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This article in AJ

  1. Vol. 77 No. 4, p. 597-602
     
    Received: May 1, 1984
    Published: July, 1985


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doi:10.2134/agronj1985.00021962007700040021x

Fungicide Effects on Thatch Depth, Thatch Decomposition Rate, and Growth of Kentucky Bluegrass1

  1. R. W. Smiley,
  2. M. Craven Fowler,
  3. R. T. Kane,
  4. A. M. Petrovic and
  5. R. A. White2

Abstract

Abstract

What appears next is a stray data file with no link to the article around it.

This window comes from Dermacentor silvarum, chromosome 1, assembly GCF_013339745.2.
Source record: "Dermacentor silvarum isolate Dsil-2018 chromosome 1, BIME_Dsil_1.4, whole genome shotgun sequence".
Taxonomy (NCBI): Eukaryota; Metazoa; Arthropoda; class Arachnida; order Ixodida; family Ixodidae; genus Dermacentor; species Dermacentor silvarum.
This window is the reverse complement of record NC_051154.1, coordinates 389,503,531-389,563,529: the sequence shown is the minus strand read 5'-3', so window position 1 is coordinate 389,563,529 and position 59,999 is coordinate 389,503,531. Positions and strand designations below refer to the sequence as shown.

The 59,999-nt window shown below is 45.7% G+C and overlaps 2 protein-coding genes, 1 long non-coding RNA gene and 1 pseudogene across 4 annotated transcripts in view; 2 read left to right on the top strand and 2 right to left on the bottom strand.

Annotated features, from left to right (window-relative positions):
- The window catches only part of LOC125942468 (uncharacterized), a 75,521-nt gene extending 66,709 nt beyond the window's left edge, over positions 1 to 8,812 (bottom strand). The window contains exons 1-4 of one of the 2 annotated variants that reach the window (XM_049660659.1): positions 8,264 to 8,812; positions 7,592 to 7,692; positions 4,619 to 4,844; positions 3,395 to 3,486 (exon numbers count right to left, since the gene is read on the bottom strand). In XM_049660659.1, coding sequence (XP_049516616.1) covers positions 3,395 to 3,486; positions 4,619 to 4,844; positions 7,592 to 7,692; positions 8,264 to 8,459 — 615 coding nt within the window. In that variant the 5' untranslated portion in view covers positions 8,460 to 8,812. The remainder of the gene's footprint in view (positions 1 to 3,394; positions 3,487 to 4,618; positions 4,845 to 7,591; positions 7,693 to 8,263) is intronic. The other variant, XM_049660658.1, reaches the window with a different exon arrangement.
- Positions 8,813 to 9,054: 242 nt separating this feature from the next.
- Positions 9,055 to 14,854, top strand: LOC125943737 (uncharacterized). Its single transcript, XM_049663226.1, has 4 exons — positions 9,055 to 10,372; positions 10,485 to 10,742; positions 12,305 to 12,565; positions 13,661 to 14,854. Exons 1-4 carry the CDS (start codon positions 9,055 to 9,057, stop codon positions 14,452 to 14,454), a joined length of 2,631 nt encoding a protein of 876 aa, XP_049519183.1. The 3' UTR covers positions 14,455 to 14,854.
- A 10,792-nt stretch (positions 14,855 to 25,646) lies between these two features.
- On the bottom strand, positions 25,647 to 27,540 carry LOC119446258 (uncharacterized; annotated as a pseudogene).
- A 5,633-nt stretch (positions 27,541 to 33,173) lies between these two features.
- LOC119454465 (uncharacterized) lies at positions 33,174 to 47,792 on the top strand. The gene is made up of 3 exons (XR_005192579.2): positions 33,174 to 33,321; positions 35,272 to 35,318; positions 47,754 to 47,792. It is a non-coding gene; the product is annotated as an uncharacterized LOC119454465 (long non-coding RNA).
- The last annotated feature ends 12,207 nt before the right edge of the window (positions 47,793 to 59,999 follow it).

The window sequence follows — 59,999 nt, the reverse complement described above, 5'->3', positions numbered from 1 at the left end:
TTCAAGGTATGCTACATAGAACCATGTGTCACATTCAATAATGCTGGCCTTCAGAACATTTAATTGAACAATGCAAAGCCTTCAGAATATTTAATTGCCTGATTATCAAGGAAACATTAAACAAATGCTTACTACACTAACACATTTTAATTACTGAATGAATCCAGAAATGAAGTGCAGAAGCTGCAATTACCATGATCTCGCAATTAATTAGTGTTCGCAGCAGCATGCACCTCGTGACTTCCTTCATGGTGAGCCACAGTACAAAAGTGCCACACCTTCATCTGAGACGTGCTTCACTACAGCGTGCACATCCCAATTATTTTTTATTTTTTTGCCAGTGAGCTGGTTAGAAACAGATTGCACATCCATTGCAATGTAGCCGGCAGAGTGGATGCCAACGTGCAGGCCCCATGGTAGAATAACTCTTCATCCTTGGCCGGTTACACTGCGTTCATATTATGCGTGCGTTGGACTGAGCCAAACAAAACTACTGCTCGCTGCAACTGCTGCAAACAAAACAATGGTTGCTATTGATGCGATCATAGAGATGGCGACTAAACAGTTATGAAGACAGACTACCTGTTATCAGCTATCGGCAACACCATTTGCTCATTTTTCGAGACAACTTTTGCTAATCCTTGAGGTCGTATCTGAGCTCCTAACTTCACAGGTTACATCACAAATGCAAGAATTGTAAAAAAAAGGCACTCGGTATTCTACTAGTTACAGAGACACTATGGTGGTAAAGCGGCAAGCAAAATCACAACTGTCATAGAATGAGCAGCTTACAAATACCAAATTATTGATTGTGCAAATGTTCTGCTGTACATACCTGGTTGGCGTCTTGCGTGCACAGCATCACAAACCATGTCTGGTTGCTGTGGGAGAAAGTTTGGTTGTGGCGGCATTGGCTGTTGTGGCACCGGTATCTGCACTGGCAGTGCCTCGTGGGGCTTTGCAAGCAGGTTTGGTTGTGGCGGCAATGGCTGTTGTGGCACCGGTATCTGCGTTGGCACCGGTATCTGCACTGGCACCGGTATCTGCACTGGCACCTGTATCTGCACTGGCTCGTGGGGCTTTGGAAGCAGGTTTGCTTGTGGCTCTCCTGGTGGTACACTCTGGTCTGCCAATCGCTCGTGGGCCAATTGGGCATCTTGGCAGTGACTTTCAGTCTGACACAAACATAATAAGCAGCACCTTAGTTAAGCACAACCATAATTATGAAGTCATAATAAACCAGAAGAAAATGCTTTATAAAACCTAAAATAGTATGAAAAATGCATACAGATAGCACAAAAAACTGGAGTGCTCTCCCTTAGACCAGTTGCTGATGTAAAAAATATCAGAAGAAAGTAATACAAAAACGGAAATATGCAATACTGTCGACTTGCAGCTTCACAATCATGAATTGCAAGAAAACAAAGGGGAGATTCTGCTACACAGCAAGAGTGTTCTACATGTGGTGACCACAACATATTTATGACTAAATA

Development of improved management strategies for controlling thatch on tuifgrasses is limited by an incomplete understanding of thatch biology. Mechanisms whereby fungicides cause thatch to accumulate in turfgrass were investigated, by evaluating the influences of fungicides on rates of tissue production and thatch decomposition. Fourteen fungicides, one nematicide, and five mixed-fungicide programs were applied repeatedly (up to nine times annually), over a 4-yr period, to a field-grown Kentucky bluegrass (Poa pratensis L.) turf on a soil of the fine, illitic mesic family of Glossoboric Hapludalfs. Measurements were made of thatch depths, root and leaf clipping weights, shear strength of sod, and decomposition rates for thatch implanted into the turfs. Compounds that caused thatch to become deeper (p = 0.05) than in the nontreated control included benomyl, cadmium succinate, fenamiphos, iprodione, and mancozeb. Treatments in which these pesticides were used were characterized by sod shear strengths greater (p = 0.05) than in the control. Thatch accumulations were related mostly to the amounts of roots in the surface 4 cm. None of the studied fungicides significantly (p = 0.10) reduced the apparent rate of thatch decomposition. Fungicides in this study therefore appeared to induce thatchiness in Kentucky bluegrass by increasing the rates of root and rhizome production and not by reducing the rate of litter decomposition.

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